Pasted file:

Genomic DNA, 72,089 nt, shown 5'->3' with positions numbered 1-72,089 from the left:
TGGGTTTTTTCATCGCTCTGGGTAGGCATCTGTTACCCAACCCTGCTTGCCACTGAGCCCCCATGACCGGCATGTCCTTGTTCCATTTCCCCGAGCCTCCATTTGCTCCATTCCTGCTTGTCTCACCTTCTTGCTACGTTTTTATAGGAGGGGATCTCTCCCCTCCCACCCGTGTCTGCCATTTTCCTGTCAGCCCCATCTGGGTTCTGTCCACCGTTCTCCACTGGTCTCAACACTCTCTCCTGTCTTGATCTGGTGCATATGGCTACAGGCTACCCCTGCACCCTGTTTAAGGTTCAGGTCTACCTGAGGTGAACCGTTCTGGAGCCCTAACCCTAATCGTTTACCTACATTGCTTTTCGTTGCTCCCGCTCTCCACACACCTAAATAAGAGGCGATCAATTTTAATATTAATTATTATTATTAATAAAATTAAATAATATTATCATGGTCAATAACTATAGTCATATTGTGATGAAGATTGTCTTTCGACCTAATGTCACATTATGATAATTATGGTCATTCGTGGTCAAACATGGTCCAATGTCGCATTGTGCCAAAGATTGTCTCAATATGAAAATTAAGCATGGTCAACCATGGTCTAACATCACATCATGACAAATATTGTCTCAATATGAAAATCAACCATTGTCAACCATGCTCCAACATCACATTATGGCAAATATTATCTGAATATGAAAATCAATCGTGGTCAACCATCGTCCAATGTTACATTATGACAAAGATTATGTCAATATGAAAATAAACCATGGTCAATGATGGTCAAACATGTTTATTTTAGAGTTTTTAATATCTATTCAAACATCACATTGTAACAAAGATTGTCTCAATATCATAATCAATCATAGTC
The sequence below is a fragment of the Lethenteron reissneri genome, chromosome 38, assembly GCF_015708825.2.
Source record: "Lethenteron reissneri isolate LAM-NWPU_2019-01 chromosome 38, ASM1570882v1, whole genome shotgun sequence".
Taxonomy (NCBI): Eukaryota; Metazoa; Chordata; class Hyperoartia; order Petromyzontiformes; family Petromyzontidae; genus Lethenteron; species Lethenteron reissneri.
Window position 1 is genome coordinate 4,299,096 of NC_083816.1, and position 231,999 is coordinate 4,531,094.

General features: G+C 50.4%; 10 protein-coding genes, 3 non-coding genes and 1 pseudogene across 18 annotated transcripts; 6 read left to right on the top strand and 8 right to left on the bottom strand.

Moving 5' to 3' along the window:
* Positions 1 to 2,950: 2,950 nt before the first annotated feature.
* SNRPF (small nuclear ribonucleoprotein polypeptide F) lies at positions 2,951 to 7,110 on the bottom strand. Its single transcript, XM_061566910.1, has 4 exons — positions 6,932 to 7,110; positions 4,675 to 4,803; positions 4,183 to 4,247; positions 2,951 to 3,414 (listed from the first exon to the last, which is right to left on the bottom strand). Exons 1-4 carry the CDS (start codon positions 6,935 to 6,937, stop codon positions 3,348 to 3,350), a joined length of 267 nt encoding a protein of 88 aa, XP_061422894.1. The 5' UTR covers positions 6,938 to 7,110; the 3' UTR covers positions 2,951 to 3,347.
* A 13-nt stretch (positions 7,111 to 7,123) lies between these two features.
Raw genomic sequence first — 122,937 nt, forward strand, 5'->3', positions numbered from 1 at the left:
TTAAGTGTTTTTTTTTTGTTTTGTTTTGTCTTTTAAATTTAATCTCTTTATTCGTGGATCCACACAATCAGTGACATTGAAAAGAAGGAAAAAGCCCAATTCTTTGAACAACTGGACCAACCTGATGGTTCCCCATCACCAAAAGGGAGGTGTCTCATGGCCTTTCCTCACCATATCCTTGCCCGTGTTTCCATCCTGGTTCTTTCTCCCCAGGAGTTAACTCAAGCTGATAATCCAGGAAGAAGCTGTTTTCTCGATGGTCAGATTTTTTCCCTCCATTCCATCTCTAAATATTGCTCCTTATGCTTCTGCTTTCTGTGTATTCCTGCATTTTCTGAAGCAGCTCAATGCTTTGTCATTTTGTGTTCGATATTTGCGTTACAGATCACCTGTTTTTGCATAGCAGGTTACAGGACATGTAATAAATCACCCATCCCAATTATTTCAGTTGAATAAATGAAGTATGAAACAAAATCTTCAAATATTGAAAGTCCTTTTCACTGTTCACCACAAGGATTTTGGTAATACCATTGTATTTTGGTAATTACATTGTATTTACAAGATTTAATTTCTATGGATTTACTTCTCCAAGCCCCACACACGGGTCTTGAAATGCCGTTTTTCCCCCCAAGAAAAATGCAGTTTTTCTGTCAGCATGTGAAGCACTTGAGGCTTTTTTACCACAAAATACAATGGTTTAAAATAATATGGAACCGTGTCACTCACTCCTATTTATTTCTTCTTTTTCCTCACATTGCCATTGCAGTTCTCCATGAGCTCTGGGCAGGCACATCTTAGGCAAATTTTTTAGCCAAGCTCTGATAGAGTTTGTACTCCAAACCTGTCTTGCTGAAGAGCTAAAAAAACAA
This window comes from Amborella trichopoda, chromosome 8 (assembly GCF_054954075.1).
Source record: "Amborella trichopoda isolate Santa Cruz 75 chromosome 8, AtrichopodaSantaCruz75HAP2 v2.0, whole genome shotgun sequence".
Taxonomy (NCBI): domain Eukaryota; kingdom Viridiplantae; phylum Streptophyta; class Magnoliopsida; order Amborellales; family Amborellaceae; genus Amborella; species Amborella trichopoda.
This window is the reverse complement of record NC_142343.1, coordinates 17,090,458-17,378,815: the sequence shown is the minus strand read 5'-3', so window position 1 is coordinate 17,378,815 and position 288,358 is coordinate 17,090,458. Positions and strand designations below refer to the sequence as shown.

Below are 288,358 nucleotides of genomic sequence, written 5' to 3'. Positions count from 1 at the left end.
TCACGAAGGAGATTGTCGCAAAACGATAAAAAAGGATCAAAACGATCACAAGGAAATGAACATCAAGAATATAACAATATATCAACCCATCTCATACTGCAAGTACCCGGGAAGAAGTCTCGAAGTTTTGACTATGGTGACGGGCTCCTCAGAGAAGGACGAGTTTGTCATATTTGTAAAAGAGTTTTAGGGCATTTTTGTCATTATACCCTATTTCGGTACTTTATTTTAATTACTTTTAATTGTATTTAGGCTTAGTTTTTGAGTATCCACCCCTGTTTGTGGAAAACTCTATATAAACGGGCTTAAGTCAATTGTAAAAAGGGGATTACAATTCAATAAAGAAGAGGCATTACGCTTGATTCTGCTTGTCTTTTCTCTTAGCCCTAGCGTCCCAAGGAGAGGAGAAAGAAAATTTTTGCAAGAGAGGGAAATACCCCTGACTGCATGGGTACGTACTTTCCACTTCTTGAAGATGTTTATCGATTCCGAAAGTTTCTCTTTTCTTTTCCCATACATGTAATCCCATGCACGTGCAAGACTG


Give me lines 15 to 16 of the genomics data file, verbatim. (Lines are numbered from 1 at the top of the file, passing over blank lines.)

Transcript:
Source record: "Amborella trichopoda isolate Santa Cruz 75 chromosome 8, AtrichopodaSantaCruz75HAP2 v2.0, whole genome shotgun sequence".
Taxonomy (NCBI): domain Eukaryota; kingdom Viridiplantae; phylum Streptophyta; class Magnoliopsida; order Amborellales; family Amborellaceae; genus Amborella; species Amborella trichopoda.